How to Plan and Pack For Your Next Cycling Holiday

Cycling lets you explore the world at your own speed, but it requires the right planning to make it memorable for the right reasons.


two cyclists face a mountain range Photo © Getty Images / GibsonPictures

Walking may be fun and leisurely but it’s slow so you can’t cover much ground. Cars, on the other hand, quickly get you from point A to point B but you rush by so rapidly that you miss many details and opportunities. Bike touring, on the other hand, offers practically the perfect pace for exploration. You set your own pace, go as long or short -distance as you like, and you travel at a speed that allows you to cover a lot of ground without missing many details. Bike touring is very different than traditional travel, however, so if you’re considering a holiday on two wheels, here’s what to know and how to pack.

Planning your trip

Not all types of cycling holidays are created equal so consider the sort of trip that appeals to you; for instance: mountain biking, flat road cycling, road cycling through the mountains, or gravel biking. You could also consider what destinations you'd like to visit and then research the types of cycling that destination offers. For instance, some countries may be completely flat or mostly mountainous but a country such as Slovenia has both flat areas and very hilly regions so it can accommodate different styles of cycling tours.

If you’ll be doing a multi-day loop cycling trip, in Iceland, for example, you could start and finish in Reykjavik, where you could probably stash your bike box at your hotel while you’re riding. If, instead, you’ll be doing a one-way route from A to B, you’ll need to get yourself (and your bike) back to the starting point to fly back out. Otherwise, you’ll need to figure out how to box up your bike to fly out of destination B if you left your box in destination A. In some countries, such as the United States, you can find a bike box at a local bike shop in the city you fly out of (confirm this in advance) but in other countries, such as Cuba, you’ll be hard-pressed to find a bike box anywhere so you’ll want to figure out these details before you arrive.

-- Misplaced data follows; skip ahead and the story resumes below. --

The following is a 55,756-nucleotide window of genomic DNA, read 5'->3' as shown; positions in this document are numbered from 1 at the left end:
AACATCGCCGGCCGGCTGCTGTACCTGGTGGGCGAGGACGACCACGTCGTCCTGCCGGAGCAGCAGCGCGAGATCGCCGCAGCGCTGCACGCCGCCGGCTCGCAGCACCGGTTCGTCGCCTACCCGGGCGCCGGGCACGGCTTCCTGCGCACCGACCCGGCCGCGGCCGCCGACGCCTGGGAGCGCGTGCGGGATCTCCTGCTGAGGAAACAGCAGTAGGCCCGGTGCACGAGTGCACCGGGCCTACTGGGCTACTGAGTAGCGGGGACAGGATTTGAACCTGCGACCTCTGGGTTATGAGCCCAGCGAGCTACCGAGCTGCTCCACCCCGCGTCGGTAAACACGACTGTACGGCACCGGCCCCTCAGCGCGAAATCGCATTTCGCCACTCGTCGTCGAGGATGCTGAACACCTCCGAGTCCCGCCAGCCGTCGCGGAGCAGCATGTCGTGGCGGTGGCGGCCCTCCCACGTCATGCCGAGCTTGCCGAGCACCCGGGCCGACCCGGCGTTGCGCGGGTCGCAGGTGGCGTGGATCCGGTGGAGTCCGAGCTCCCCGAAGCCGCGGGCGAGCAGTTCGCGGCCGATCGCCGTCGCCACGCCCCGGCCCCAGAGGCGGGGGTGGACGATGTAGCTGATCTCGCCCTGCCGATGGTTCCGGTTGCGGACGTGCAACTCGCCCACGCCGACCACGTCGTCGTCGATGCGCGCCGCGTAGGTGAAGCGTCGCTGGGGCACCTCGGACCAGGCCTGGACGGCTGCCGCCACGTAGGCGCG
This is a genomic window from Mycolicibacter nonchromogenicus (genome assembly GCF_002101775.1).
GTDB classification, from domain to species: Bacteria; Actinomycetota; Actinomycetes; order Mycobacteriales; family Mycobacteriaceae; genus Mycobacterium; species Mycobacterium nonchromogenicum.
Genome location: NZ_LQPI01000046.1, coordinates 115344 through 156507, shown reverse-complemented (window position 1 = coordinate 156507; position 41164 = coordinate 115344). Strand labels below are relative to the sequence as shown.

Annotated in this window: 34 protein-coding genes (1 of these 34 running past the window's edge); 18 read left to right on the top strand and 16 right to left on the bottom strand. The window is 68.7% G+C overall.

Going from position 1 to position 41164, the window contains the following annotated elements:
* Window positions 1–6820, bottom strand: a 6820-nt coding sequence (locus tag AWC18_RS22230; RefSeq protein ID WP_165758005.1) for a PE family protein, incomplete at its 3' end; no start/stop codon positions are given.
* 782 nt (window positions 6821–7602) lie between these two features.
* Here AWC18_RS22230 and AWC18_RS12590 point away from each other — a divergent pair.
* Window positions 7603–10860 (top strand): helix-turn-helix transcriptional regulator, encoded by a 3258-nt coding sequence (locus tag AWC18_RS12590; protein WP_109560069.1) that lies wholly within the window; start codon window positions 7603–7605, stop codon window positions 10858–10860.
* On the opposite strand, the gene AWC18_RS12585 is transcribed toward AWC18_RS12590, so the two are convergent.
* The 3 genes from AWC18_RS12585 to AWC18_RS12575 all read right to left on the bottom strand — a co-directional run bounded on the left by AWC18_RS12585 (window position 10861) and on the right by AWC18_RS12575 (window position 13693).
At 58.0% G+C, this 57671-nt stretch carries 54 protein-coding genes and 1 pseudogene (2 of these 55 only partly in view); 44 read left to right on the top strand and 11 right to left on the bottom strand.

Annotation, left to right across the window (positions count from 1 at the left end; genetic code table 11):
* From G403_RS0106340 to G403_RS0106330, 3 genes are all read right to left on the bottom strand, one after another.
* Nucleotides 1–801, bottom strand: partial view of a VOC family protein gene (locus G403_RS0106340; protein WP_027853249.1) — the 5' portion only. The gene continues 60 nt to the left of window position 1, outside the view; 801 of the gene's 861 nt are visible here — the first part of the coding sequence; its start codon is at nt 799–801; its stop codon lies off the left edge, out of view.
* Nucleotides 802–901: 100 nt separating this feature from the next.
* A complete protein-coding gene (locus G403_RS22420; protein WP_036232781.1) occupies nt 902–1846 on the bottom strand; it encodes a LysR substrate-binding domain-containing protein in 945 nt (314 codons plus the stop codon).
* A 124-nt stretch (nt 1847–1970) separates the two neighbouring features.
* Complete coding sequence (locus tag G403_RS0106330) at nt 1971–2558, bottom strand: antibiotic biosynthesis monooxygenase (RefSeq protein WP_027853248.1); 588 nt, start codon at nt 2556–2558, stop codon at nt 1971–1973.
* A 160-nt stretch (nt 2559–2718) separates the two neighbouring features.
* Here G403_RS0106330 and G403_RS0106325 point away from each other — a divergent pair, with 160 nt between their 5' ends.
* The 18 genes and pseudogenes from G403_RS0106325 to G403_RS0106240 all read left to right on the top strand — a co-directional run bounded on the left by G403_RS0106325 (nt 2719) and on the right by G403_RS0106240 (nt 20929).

Finally, know in advance what sort of accommodation is available. For instance, while camping may be an option every night, you may only want to camp a few nights – or not at all. Whether you’ll be camping or staying in hostels and hotels, you’ll probably want to make reservations in advance to ensure you have somewhere to stay if you’re in an area with few options or options that fill up quickly (those in or near national parks, for example).

If you don't want the hassle and responsibility of organizing everything yourself, there are plenty of bike tour companies around the world that can also organize your bike and helmet rental, plan the route, book your accommodation and arrange for your luggage to be waiting in your next night's bedroom. They can also offer guides to accompany you or leave you to it with a map and directions.

Training for your trip

Regardless of how far you ride, it would be wise to do a bit of training before your bike tour. After all, even if you ride to work every day, you’re probably not riding with fully loaded panniers and several large bottles of water, which add quite a bit of weight. Figure out what gear you’ll be bringing with you, load up your bike at least as heavy as you expect it to be on the trip, and begin training for your ride. If you plan to ride 50 mi (80km) per day during your trip, start your training by riding 50 mi per day on the weekends as you get in shape. If riding that distance on just the weekends is a challenge, then you know that you’ll need to do more training before your trip.